UWC Training Nursing Students To Become Vaccinators

The University of the Western Cape (UWC) has revealed that it will avail more almost three hundred of it's final year nursing students to assist with administering Covid-19 vaccine in throughout the province. The country is currently in phase 2 of the national vaccine rollout.


267 final-year nursing students from The University of The Western Cape (UWC) have received additional training from the provincial health department on how to vaccinate people.

This forms part of the Western Cape government's efforts to boost the second phase of its vaccination drive. In an official statement published on Tuesday, Western Cape Premier, Alan Winde, welcomed the collaboration between the University and the Western Cape Department of Health saying that it will play an important role in scaling up the pace of inoculations slated for the coming weeks:

Today, I met 267 final year nursing students who are set to play a major role in our vaccination campaign. These students will soon be taking up positions on the frontline having received the required training from the Western Cape Department of Health to become vaccinators during our mass campaign.

He continued to say, "This will provide a welcomed boost to our programme, as we scale up in the weeks ahead. As more vaccines arrive, more vaccination sites will open, and the more support will be needed."

Portfolio Manager of the fourth-year nursing students, Jeffrey Hoffman, regarding the collaboration, said that the participating nursing students have been split into two groups, the first of which will begin work on the 17th this month.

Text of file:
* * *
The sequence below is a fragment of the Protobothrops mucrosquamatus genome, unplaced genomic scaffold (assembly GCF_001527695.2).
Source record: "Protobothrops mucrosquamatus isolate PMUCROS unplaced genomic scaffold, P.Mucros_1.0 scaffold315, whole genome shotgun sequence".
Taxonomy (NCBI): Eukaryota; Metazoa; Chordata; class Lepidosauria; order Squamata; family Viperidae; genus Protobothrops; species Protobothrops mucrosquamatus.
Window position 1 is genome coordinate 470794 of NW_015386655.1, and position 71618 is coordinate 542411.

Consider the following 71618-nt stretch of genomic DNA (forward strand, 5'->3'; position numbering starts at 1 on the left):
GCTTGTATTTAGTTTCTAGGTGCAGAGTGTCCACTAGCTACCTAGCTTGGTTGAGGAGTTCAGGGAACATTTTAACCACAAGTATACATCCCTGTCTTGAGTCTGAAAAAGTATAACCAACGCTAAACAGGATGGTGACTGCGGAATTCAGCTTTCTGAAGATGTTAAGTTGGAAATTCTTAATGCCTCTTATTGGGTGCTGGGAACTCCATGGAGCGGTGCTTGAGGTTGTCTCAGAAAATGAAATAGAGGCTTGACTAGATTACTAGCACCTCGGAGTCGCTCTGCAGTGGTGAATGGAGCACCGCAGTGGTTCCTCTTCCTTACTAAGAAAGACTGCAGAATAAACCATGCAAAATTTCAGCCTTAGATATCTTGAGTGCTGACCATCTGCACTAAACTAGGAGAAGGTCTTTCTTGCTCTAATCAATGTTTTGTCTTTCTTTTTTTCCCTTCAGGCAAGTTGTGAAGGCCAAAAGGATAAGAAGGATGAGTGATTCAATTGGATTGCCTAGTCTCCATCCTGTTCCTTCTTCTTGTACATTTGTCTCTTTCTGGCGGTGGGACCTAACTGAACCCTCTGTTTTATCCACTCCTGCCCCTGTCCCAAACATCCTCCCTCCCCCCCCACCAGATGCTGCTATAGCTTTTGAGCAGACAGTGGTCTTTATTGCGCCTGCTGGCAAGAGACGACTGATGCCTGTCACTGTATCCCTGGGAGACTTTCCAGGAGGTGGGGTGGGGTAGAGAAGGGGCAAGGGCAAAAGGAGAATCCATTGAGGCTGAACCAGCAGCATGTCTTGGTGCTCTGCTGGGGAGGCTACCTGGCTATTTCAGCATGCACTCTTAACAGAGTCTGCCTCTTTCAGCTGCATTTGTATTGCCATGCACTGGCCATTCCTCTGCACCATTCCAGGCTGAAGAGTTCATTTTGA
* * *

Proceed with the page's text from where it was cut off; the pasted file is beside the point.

The training is done online through the university’s zero-rated iKamva learning site. The content has been developed by the People Development Centre Western Cape Department of Health and is aligned with the national Department of Health’s vaccine training and includes:

  • a basic overview of COVID-19;
  • an outline of the various available vaccines; and
  • training on monitoring patients for side adverse side effects.

The 267 participating nursing students have been split into two groups, and the first cohort of 134 vaccinators are expected to be in the field from 17 June.

“This is a wonderful opportunity for the university and the UWC School of Nursing to be involved. We strive to provide relevant training that will allow our students to contribute meaningfully, especially in preparation for their completion as professional registered nurses,” he added 

The work will take place during the students' mid-year break as part of their clinical placement.

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